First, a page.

Most warehouse managers have to tackle warehouse overflow at least once in their careers.
For most, this is a cause of headache as finding extra storage space for items is anything but easy. But, for those managers that know what warehouse overflow will be like and prepare for it in a timely fashion, there isn’t much cause for concern. With this in mind, we will take a closer look at what can cause a sudden disturbance in your storage and how to manage your warehouse overflow properly.
Different ways to manage your warehouse overflow
A common myth is that a competent warehouse manager will never let their warehouse overflow. This, of course, has little basis in reality. The requirements of a warehouse are based on numerous factors, many of which are entirely outside the manager’s control.
What competent managers know to do is how to keep track of these factors and prepare their storage for a potential overflow. Even seemingly minor preparations can be of great help. So, ensure that you fully understand what warehouse overflow can entail if you wish to tackle it with relative ease.
Inventory control is a fairly broad term encompassing many warehouse management aspects. Everything from packing materials to storage availability, inventory reorders, and warehouse
bottlenecks is a part of inventory control. And if you are to manage your warehouse overflow, you need to be in complete control of them.
In most cases, warehouse overflow happens due to a sudden influx of goods that require storage. If the warehouse runs smoothly, this influx shouldn’t be much of a problem. Yes, there will be some extra work required. But if you managed to streamline the storage process, the overflow time shouldn’t be long or particularly bothersome. It is always worth analyzing your inventory control in due depth and outlining all the aspects in which you can improve it.
The better you control your inventory, the better you’ll be able to prepare for and handle warehouse overflow.
Inventory tracking is a vital part of inventory control and a common reason why warehouse managers fail at it. Namely, if you wish to have an optimized warehouse, it is paramount that you are fully aware of what you are storing and the information regarding the stored items.
While this may seem obvious, you’d be surprised how many warehouses still use outdated ways to deal with inventory tracking. A single sheet of paper outlining what’s stored and where is hardly sufficient for modern warehouse needs. Both you and your workers need to use modern tools to keep track of your inventory and update it as need be. Only by doing so can you properly stack your warehouse and prepare it for potential overflow.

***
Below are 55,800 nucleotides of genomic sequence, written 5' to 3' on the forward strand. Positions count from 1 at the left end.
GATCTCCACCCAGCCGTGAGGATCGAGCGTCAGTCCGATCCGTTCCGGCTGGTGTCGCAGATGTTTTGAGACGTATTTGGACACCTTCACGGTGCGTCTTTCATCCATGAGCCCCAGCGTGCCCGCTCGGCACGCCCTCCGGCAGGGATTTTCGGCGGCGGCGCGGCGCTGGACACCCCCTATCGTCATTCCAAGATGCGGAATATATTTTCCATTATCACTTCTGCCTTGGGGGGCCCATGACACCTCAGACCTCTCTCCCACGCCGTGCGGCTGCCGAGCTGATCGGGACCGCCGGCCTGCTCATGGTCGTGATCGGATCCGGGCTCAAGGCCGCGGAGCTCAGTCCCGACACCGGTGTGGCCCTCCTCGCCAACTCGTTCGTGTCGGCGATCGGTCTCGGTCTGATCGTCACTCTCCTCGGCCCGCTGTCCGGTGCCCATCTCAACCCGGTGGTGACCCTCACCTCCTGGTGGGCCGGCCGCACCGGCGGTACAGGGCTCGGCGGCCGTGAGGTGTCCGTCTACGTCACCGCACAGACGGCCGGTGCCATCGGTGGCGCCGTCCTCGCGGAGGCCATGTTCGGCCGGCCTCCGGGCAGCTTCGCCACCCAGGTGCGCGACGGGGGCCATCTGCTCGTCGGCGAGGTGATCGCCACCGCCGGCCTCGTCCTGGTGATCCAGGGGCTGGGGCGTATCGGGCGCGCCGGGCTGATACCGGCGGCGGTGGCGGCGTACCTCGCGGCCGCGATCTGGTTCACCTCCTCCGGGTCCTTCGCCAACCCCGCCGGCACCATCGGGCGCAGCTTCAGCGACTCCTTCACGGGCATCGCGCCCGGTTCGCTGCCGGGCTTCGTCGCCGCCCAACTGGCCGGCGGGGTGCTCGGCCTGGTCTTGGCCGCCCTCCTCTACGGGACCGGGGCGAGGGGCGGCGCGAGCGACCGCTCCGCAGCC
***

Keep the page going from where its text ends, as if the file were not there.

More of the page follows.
Adding overflow locations
Ideally, your warehouse will have specific sections specially reserved for overflow. If you use the total capacity of your warehouse at all times, it can be difficult to rearrange your items quickly enough to handle the sudden overflow. But, if you limit your storage use and segment your warehouse according to storage needs, you will have a much easier time storing extra items. Use your data to outline your storage needs and devise a long-term plan to maximize storage efficiency.
Mitigate overflow before it happens
With proper inventory control and designated storage space, handling warehouse overflow shouldn’t be much of a problem. Nevertheless, you’d be wise to mitigate it before it ever
occurs. As we said, you will have difficulty meeting a warehouse manager who didn’t have to tackle warehouse overflow at some point. And all of them wished that they had mitigated the
problematic aspects of it before they ever occurred.
Setting up an inventory plan
You shouldn’t consider warehouse overflow a potential disaster you hope will never happen. Instead, it would be best to consider it part of your inventory plan. Every warehouse needs to have an inventory plan to keep track of if it wishes to function correctly. Only by doing so can you organize your workforce and focus on a more long-term goal for your warehouse. A good plan lets you set goals, track their performance, and outline potential issues.
Even with ample preparations and proper inventory tracking, you may run out of space in your warehouse. After all, how much available space you have is based on the storage needs and your storage capacity. The problem is that the storage capacity is limited, while needs are not. Therefore, if you have no extra room in your warehouse, you must have a contingency plan in mind. One option is to sub-let storage space from a large company. But, this is usually
good for single use. For more long-term, you should consider talking with local storage providers and seeing if they can help you out. If you establish a long-term relationship with them, you can look to help each other out when need be.
To manage your warehouse overflow, you need to have a good understanding of your company and the storage process. Therefore, don’t expect that it will be a one-and-done deal. Running a warehouse means learning from your mistakes. That is the only tried and true way to improve your company.
Nathan Curtis worked as a warehouse manager and logistics consultant for over 20 years. He now focuses on writing helpful articles for websites like roadwaymoving.com and helping
people tackle their storage and transport problems.
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